Endovascular aortic aneurysm repair in patients with hostile neck anatomy

P.W. Stather, J.B. Wild, R.D. Sayers, M.J. Bown, E. Choke

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92 Citations (Scopus)


To report a systematic review and meta-analysis of outcomes following endovascular aneurysm repair (EVAR) in patients with hostile neck anatomy (HNA) vs. those with favorable neck anatomy (FNA).

Systematic review and meta-analysis of data on EVAR in patients with HNA and FNA was performed by 2 reviewers in February 2013. An eligible study was required to have at least 50 participants and to incorporate one or more of the HNA criteria of neck length <15 mm, neck diameter >28 mm, and/or angulation >60°. Of the 24 full-length articles ultimately reviewed, 8 were excluded, resulting in 16 articles that were suitable for inclusion in the meta-analysis. The study size ranged from 55 to 5183 participants, with a total of 8920 patients in the FNA group and 3039 patients in the HNA group. Mean follow-up ranged from 9 to 49 months.

Analysis of the pooled data revealed a significant increase in 30-day mortality (2.4% FNA vs. 3.5% HNA; OR 1.60, 95% CI 1.13 to 2.27; p<0.01), intraoperative adjuncts (8.8% FNA vs. 15.4% HNA; OR 1.88, 95% CI 1.15 to 3.07; p=0.01), and 30-day migration (0.9% FNA vs. 1.6% HNA; OR 2.08, 95% CI 1.20 to 3.62; p=0.009) in patients with HNA. A decrease in primary technical success (97.5% FNA vs. 93.8% HNA; OR 0.41, 95% CI 0.18 to 0.93; p=0.03) was significant when all 3 criteria were used to define HNA. For outcomes at >30 days, the increase in secondary interventions (OR 1.29, 95% CI 1.00 to 1.66; p=0.05) approached significance, but aneurysm-related mortality, all-cause mortality, migration, and aortic rupture did not achieve statistical significance. There was no difference in rates of sac expansion. Analysis of endoleak rates revealed a significant increase in 30-day type I endoleaks (OR 2.92,95% CI 1.61 to 5.30; p<0.001) and late type I endoleaks (OR 1.71,95% CI 1.31 to 2.23; p<0.0001) in patients with HNA.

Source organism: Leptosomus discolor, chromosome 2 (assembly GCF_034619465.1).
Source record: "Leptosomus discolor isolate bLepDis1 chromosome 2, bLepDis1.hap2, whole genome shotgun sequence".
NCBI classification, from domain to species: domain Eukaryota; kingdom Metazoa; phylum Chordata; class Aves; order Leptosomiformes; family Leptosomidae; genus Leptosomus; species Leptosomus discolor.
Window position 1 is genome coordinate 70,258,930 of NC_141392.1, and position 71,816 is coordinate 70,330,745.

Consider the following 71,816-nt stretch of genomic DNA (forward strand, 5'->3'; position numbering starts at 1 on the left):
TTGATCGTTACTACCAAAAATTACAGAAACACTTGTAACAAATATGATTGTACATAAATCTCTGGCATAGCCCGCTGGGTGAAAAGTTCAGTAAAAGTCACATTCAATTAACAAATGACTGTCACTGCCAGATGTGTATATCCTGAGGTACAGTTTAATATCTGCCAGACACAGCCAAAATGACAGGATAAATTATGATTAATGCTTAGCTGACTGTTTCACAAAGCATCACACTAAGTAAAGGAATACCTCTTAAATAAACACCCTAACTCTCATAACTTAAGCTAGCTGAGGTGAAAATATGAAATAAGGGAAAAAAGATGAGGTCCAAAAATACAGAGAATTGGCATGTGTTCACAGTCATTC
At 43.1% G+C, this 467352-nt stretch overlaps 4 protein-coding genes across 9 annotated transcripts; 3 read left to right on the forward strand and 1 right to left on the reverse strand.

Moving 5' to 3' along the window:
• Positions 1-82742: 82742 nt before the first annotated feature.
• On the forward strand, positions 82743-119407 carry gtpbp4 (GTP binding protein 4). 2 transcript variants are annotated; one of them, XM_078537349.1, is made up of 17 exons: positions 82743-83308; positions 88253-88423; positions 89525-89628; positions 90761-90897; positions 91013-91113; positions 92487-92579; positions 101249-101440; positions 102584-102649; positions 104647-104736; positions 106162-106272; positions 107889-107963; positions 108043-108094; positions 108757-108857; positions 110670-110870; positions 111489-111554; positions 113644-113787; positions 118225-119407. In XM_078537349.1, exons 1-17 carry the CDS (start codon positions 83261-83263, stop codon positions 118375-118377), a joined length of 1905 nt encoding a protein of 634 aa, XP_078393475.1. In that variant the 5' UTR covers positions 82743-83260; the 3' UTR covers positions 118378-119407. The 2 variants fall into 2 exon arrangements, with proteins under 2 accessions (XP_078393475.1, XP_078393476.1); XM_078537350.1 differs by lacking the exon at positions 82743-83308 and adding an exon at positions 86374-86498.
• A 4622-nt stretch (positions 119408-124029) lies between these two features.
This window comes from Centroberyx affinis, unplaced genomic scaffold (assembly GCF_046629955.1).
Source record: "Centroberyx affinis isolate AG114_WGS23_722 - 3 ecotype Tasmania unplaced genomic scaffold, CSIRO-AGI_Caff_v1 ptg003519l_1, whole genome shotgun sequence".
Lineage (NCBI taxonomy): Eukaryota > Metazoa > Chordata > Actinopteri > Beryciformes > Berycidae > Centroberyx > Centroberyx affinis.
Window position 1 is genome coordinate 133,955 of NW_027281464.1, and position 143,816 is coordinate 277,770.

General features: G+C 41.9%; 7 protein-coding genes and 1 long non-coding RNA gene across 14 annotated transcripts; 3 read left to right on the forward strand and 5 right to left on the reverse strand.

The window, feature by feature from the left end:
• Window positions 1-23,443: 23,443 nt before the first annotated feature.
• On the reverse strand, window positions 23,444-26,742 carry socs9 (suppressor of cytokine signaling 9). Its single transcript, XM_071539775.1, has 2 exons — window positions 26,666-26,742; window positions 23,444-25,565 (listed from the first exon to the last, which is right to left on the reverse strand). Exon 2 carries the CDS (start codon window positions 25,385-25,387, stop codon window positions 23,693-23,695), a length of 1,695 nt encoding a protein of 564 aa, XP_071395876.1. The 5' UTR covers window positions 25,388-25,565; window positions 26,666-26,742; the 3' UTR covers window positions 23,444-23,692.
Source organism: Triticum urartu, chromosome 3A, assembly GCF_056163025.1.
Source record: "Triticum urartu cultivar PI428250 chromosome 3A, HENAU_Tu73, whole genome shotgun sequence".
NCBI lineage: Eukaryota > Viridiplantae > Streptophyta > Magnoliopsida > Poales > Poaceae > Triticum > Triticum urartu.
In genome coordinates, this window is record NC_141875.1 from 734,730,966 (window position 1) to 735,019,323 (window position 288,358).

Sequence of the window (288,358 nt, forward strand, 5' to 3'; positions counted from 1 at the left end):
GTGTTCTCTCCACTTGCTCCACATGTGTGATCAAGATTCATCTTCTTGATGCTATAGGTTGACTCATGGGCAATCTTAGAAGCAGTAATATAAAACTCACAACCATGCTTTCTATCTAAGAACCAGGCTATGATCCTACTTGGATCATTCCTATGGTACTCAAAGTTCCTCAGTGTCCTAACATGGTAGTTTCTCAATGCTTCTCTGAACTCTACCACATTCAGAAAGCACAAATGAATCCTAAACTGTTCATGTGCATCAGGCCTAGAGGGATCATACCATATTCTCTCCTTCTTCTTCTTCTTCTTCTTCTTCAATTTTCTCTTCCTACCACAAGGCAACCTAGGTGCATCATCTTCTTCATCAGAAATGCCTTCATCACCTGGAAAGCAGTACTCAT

These results suggest that performing EVAR in patients with HNA increases the technical difficulty and results in poorer short-term outcomes. The higher rates of early and late type I endoleaks, along with secondary interventions, suggest that increased monitoring should be performed in this category of patient to ensure rapid treatment.
Original languageEnglish
Pages (from-to)623-637
JournalJournal of Endovascular Therapy
Issue number5
Publication statusPublished - Oct 2013

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